Let’s Connect on Facebook!

Because community is so important, I’ve created a private Living Inspired with Stephen David Leonard Facebook Group where we can gather together to share our insights, ask questions, encourage each other and help each other through this crazy time. I’ll post additional thoughts and videos there and engage each day so we can be connected (I’m an extrovert, so I’m looking for any way I can to connect with others!). We already have a fast-growing community there and would love for you join in!

From raising a son with a severe genetic disorder, to a decade of pastoral experience, to owning my own business, I have experienced challenges, crisis, and I’m working to overcoming the rollercoaster of uncertainty. The 30 Day Living Inspired Email Journal and Living Inspired with Stephen David Leonard Facebook Group are both free resources to inspire us during these difficult days. I want to share my experience with you and give you a tool that can help you right now. We’re all in this together and by banding together we can thrive.

How do I join?

Simply sign up for my regular emails and you will receive each daily email plus get insider info on any special deals or news from stephedavidleonard.com! It all starts April 1!

Want community? Join my Living Inspired Facebook Group!

Thank You!

I’m thankful for the way you have followed our family’s journey with David these past few weeks. Now I want to give back to you. Please join me, I look forward to seeing you there!

Hospital Land

While we’ve been in hospital-land the whole world has changed! We are so appreciative for everyone taking precautions, practicing social distancing, and avoiding large gatherings for the Coronavirus while we’re living in our little hospital bubble. Our days are spent going back and forth from the hospital to the hotel to grabbing a bite to eat and back. Because those who can are avoiding going out, it allows people like us to be able to more safely be in the very empty hotel and restaurants. We had our concerns, but never imagined being in the PICU with David during the biggest health epidemic of our lives. So thank you to everyone taking the precautions seriously for those at greater risk like our sweet guy. 

Last night David got his first full night of sleep post surgery. He started with PT to get him sitting up and standing. We’re watching his pain and doing our best to keep him as comfortable as possible. Once again he’s showing us how brave and resilient he is. Thank you for your thoughts and prayers as you face your own daily challenges in this crazy time. 

Stephen David Leonard Two Year Anniversary

Celebrating Two Years!

If not for you, I wouldn’t be able to write this post today! Because you engage, read, and support my online shop, Stephen David Leonard continues to grow and reach tens of thousands of people and more all the time.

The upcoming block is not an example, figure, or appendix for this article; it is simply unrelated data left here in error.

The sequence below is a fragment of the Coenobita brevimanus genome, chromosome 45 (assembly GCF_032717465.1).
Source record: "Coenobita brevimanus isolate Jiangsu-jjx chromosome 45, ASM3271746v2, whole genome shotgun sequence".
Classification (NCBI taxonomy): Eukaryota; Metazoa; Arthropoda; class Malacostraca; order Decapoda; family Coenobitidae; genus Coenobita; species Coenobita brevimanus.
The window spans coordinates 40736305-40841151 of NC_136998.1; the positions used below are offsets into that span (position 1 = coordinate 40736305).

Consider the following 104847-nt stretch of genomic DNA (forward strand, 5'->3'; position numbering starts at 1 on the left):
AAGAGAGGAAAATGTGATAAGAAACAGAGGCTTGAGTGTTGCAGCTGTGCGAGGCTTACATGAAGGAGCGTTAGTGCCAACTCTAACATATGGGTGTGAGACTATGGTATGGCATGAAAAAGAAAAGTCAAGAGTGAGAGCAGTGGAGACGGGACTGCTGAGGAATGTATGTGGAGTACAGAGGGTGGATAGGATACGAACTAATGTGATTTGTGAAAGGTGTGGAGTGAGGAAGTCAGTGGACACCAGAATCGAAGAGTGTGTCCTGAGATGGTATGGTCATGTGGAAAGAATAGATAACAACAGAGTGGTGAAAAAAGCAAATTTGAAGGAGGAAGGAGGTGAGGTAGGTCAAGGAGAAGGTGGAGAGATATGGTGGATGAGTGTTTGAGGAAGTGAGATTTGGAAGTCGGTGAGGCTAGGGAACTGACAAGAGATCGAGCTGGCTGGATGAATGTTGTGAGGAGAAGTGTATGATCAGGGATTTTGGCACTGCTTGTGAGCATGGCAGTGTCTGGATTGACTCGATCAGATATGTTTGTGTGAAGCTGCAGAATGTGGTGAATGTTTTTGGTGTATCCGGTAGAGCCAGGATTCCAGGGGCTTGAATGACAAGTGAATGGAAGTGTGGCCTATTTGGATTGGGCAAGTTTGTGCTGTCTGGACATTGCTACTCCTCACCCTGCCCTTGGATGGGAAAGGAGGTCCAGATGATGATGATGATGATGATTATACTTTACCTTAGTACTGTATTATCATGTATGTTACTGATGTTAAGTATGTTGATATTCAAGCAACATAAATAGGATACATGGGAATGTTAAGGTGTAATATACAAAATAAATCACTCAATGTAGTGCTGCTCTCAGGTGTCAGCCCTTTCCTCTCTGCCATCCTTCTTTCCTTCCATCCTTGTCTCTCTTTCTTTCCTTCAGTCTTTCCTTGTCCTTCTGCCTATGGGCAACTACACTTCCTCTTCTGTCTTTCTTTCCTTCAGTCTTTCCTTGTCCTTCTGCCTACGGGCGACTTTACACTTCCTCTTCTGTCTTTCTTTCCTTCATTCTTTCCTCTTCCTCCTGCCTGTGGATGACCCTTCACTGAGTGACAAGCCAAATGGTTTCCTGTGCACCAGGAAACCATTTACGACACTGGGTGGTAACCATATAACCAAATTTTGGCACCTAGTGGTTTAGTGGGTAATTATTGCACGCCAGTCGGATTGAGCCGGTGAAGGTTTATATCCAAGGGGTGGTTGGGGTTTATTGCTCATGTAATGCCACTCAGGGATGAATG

The past two years, watching stephendavidleonard.com come to life and grow so fast has been an amazing experience. I can’t believe it’s already been two years this month I launched Stephen David Leonard into the world!

Following Your Dream

Have you ever had vision, or a dream or a passion you felt terrified to try, but knew you had to do it anyway? Maybe you shared your dream with a few close friends and family only to be discouraged away from it?

“Why can’t you be content with what you have?” some ask. “Hmm, do you think you have what it takes?” others question. “Do you really have something unique to put out there?” others challenge.

I’ve had a few different seasons in my life. Professional student (actually, I was an amateur—I never got paid!), Pastor, small business leader, entrepreneur, CEO. After working hard behind the scenes for so long it was terrifying to launch a project in my own name and to step out of the shadows into the forefront.

It feels easier to champion someone else than to put your own creativity, your own thoughts and passions into the world. I have many days I question why I ever launched stephendavidleonard.com at all.

Inspiring to Live the Life You Were Created to Live

Why is it so important to put the Stephen David Leonard brand into the world?

I started Stephen David Leonard back in 2017 because my mission is to inspire people like you to live the life they are created to live. I’ve spent a lot of my life trying to be who I thought people wanted me to be. I’ve worn various masks over the years trying to fit in and be accepted.

Fearing I would be rejected for who I really am, I gave my energy to being who I thought people wanted me to be. In doing so, I ignored myself and the way I am put together.

Made In God’s Image

A few years ago, through reading the Bible, therapy, and the help of mentors, I saw some words at the beginning of the Bible through a new lens. In the book of Genesis it says, “God created man in his own image, in the image of God he created him; male and female he created them.”

I’ve read those words many times—even preached sermons on them when I was a pastor. But I missed how important those words are for us.

We are made as images of God—reflections of God in the world. We are his creations, with inherent dignity, embodying different parts of God’s character and nature to one another.

Designs Reflect the Designer

As a designer and entrepreneur, I am amazed at the way the things we create reflect us. Whether it’s a piece of jewelry, a song, a story, or even a business our creations reveal something about who we are.

 How you ever notice how you can hear a song you’ve never heard by your favorite band and immediately recognize it’s them? It’s the same with God, when he creates, his creations reflect him.

But when he made humans, he purposefully made us to be embodied images of him in the world. Have you ever been to a museum, or read in a history book and seen the little statues of gods in temples in the ancient world?